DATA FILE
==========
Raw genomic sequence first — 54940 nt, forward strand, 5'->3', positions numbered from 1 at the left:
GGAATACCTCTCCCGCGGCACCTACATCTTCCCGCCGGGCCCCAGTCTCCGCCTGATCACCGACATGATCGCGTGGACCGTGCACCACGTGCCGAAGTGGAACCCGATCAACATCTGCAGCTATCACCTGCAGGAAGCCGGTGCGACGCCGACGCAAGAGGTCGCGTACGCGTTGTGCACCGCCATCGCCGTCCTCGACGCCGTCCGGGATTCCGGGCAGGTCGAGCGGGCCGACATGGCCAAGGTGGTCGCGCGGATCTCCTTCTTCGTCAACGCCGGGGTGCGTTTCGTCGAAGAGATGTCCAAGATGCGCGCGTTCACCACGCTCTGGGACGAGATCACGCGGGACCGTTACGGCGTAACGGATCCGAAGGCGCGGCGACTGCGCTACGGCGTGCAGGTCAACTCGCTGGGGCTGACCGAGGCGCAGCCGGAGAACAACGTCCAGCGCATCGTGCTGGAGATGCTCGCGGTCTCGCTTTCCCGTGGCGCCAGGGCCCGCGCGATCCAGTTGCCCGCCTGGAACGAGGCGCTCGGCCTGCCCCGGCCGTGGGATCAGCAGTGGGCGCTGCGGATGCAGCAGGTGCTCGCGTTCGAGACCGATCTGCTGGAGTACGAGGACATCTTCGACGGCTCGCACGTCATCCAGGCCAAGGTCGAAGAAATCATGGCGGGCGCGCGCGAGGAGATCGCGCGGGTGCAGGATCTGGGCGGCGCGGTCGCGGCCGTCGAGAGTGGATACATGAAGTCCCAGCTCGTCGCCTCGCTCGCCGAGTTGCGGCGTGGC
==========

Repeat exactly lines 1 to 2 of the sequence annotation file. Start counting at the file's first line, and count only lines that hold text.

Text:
Raw genomic sequence first — 54940 nt, forward strand, 5'->3', positions numbered from 1 at the left:
GGAATACCTCTCCCGCGGCACCTACATCTTCCCGCCGGGCCCCAGTCTCCGCCTGATCACCGACATGATCGCGTGGACCGTGCACCACGTGCCGAAGTGGAACCCGATCAACATCTGCAGCTATCACCTGCAGGAAGCCGGTGCGACGCCGACGCAAGAGGTCGCGTACGCGTTGTGCACCGCCATCGCCGTCCTCGACGCCGTCCGGGATTCCGGGCAGGTCGAGCGGGCCGACATGGCCAAGGTGGTCGCGCGGATCTCCTTCTTCGTCAACGCCGGGGTGCGTTTCGTCGAAGAGATGTCCAAGATGCGCGCGTTCACCACGCTCTGGGACGAGATCACGCGGGACCGTTACGGCGTAACGGATCCGAAGGCGCGGCGACTGCGCTACGGCGTGCAGGTCAACTCGCTGGGGCTGACCGAGGCGCAGCCGGAGAACAACGTCCAGCGCATCGTGCTGGAGATGCTCGCGGTCTCGCTTTCCCGTGGCGCCAGGGCCCGCGCGATCCAGTTGCCCGCCTGGAACGAGGCGCTCGGCCTGCCCCGGCCGTGGGATCAGCAGTGGGCGCTGCGGATGCAGCAGGTGCTCGCGTTCGAGACCGATCTGCTGGAGTACGAGGACATCTTCGACGGCTCGCACGTCATCCAGGCCAAGGTCGAAGAAATCATGGCGGGCGCGCGCGAGGAGATCGCGCGGGTGCAGGATCTGGGCGGCGCGGTCGCGGCCGTCGAGAGTGGATACATGAAGTCCCAGCTCGTCGCCTCGCTCGCCGAGTTGCGGCGTGGC